Grand Masti lives up to expectations. It’s sexist, objectifies women, and is designed to appeal to those with a double digit IQ. Three overgrown men are supposed to pass off as final year college students who are still learning A, B, C, but with X-rated definitions. This is a campus populated by bikini wearing, cleavage revealing blond women. Suspension of disbelief – and how!
Meet, Amar and Prem’s last few days in college are marred by the arrival of a puritanical and tyrannical new headmaster who bans any interaction or attraction between the male and female students. Anyone found in violation of his code will be dragged by a rope and strung up from a tree – Agneepath style – and publically humiliated.
Cut to six years later. Meet’s (Vivek Oberoi) wife wears the pants in the family. Amar’s (Ritesh Deshmukh) marriage and sex life have been hijacked by the arrival of baby Pappu and Prem (Aftab Shivdasani) is married to the quintessential ‘bahu’.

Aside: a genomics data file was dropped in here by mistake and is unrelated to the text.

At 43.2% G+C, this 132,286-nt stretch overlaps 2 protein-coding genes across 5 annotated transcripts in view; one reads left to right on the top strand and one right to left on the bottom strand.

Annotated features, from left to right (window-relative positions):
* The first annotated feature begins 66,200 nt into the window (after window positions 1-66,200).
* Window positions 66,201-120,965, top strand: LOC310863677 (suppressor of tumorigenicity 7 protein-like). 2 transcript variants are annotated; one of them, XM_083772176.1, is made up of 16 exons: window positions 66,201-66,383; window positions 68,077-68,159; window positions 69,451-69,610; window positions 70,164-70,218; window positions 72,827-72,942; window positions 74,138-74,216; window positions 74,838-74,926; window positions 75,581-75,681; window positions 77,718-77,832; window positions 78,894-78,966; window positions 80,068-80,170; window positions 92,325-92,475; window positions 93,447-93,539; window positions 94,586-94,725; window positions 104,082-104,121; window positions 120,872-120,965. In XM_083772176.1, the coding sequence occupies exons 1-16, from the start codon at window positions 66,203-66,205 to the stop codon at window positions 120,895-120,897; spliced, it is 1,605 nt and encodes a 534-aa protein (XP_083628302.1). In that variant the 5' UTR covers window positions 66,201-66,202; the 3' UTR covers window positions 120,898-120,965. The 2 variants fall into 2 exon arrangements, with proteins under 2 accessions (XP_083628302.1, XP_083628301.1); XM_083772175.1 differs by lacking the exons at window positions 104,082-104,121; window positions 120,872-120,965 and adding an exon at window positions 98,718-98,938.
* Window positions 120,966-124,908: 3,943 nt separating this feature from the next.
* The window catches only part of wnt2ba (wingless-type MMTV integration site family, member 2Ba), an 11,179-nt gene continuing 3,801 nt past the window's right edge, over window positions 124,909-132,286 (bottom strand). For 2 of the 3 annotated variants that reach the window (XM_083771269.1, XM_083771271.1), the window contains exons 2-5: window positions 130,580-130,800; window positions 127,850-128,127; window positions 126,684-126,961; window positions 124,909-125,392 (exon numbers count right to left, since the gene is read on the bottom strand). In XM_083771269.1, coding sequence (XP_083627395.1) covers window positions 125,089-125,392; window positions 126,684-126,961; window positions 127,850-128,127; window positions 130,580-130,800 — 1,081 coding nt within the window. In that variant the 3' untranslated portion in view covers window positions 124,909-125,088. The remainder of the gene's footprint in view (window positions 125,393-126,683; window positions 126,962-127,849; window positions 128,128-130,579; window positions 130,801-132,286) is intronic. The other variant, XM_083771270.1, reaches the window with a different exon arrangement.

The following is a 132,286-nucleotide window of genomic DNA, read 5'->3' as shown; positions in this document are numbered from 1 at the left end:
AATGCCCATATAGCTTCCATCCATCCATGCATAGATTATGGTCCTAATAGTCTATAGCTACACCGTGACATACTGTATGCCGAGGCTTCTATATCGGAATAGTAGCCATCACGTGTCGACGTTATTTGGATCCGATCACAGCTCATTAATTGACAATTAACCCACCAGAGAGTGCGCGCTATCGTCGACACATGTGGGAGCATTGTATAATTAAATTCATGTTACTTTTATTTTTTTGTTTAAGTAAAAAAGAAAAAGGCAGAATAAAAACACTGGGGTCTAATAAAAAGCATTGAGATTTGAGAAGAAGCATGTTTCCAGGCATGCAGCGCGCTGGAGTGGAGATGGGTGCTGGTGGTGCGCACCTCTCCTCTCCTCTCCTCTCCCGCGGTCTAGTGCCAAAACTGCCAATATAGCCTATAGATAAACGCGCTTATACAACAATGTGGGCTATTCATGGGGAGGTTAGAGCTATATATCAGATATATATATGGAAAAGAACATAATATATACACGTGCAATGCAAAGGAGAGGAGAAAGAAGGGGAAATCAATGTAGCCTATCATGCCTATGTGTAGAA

Frustrated by a lack of physical intimacy with their wives, the trio decides to attend a reunion at their college, SLUTS (yes, really!), an acronym for Shree Lalchand University of Technology and Science. Once on campus, they begin their shenanigans with three equally desperate women – Rose, Mary, and Marlow (say all three names together and you will get the gag).
Turns out the three lusty ladies are related to principal Pereira, the same head who so severely traumatized former student Hardik (Suresh Menon) that he ended up in a mental home.
Now, since there are three equally weighted leading men, the gags are delivered in triplicate and the exaggerated performances are also presented in triplicate. Eventually the horny men, who remove their clothes at the drop off a hint, realize that their marriages are more important than their libidos. But first they must exact revenge on Pereira, which opens up the portals for the writers to build in a gag of men in drag. Surprisingly, Deshmukh does dust off his favourite gown and stays dressed as a man!
Net-net, this film is offensive, crass and offers hardly one or two original scenes. Most are derivatives, borrowed or simply in-jokes playing up other movies. As I watched this, a thought repeatedly came to mind: how embarrassed must the families of the male and, especially, female actors be to see this film.